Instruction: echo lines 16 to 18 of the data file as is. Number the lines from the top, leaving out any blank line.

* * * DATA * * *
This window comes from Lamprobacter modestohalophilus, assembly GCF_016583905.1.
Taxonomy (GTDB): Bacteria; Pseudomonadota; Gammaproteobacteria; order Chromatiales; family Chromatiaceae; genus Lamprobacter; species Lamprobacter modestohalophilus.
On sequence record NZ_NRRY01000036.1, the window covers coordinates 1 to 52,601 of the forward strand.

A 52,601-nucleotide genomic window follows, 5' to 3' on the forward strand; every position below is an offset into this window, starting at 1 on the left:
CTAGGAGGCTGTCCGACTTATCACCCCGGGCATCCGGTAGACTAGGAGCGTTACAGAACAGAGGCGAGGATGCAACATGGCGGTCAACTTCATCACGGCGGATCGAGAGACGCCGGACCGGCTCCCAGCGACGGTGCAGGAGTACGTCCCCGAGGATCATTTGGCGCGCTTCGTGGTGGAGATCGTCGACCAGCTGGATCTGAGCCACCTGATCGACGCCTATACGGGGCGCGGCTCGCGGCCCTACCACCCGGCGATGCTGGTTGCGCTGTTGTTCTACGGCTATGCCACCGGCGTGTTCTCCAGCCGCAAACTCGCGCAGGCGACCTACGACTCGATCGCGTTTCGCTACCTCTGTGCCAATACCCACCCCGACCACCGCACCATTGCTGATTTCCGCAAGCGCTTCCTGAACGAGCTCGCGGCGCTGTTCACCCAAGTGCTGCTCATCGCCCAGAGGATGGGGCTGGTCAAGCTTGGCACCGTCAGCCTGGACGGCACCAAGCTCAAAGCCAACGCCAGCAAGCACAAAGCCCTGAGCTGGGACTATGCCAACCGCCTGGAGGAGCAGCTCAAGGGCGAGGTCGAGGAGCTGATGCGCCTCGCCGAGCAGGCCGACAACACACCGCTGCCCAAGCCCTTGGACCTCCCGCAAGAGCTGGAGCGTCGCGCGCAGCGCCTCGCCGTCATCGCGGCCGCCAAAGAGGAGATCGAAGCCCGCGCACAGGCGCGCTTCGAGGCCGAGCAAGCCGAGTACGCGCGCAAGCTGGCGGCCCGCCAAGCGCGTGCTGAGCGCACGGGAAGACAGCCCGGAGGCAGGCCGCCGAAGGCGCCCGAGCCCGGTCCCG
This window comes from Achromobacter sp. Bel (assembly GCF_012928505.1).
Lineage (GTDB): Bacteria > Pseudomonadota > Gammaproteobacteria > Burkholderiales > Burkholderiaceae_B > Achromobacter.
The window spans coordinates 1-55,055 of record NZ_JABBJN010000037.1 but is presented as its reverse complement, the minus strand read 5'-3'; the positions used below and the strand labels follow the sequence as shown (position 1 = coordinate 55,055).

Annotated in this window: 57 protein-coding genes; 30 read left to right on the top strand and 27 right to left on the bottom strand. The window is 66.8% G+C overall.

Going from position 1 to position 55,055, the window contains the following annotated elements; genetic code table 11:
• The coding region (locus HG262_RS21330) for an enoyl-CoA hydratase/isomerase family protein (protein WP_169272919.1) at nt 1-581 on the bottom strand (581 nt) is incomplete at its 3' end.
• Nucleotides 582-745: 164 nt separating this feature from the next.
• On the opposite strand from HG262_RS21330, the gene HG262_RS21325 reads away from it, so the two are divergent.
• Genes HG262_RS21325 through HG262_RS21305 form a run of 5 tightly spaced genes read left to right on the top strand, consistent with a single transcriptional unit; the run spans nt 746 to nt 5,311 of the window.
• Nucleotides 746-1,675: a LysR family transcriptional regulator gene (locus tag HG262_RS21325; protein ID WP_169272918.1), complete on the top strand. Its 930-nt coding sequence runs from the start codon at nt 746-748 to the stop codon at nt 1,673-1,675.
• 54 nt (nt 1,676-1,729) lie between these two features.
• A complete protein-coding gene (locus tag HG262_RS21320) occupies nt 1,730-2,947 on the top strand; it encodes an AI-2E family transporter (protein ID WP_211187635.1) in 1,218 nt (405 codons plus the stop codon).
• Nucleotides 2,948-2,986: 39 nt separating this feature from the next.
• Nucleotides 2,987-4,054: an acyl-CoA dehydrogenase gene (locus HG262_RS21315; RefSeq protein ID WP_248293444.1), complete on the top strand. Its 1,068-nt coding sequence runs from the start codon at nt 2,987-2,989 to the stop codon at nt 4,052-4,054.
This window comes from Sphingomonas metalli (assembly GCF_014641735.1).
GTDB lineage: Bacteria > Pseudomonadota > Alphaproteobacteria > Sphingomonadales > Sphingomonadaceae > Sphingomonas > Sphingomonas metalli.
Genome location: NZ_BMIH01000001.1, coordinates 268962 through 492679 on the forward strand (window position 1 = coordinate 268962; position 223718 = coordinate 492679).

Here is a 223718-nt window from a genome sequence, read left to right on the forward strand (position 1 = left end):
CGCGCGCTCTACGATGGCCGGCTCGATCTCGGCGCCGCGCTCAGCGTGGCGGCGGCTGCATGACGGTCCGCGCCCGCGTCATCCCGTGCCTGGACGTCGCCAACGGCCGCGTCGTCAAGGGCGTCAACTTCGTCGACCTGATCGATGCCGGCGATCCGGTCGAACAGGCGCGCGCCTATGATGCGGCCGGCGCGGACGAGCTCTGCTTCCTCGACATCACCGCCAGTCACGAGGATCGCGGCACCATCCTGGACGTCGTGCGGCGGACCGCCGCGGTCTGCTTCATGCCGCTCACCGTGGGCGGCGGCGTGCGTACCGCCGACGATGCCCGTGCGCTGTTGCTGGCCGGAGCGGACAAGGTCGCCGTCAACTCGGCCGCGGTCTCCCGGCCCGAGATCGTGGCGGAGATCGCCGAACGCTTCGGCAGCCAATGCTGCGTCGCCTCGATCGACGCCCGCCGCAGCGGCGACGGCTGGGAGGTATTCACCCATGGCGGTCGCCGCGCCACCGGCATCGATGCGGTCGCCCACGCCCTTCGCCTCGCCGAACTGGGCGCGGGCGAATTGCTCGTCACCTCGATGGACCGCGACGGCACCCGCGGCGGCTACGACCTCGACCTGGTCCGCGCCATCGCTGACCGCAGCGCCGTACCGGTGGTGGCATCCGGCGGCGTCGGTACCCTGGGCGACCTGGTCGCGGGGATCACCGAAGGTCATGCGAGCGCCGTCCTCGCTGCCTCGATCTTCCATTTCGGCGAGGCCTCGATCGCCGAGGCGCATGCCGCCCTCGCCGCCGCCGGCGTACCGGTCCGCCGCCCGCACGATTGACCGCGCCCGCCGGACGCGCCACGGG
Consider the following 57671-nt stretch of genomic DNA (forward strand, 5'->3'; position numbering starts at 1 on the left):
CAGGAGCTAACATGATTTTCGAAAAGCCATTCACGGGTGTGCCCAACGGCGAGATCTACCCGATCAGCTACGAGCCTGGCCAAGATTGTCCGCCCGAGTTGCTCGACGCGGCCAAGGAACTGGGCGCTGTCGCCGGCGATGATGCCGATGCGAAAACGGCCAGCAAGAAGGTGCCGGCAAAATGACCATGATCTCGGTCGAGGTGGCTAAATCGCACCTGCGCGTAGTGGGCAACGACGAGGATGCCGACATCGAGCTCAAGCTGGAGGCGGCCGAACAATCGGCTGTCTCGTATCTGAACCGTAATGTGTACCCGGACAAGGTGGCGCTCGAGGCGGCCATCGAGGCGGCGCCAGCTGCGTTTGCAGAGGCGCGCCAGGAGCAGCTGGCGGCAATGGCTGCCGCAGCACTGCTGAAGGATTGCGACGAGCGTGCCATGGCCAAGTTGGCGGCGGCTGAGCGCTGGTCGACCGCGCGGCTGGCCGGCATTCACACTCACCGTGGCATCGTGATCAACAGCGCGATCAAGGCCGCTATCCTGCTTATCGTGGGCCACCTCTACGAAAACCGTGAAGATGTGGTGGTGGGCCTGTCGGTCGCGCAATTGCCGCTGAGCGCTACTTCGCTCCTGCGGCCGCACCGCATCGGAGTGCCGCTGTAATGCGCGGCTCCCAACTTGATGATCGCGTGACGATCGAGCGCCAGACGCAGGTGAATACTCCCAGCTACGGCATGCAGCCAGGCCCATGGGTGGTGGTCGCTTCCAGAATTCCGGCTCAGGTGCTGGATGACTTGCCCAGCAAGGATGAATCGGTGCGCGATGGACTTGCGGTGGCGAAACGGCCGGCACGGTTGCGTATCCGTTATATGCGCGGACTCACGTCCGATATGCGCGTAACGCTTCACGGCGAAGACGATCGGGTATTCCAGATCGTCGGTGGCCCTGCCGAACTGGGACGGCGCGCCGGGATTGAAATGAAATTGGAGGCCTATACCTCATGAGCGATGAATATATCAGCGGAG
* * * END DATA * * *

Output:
• 54 nt (nt 1,676-1,729) lie between these two features.
• A complete protein-coding gene (locus tag HG262_RS21320) occupies nt 1,730-2,947 on the top strand; it encodes an AI-2E family transporter (protein ID WP_211187635.1) in 1,218 nt (405 codons plus the stop codon).
• Nucleotides 2,948-2,986: 39 nt separating this feature from the next.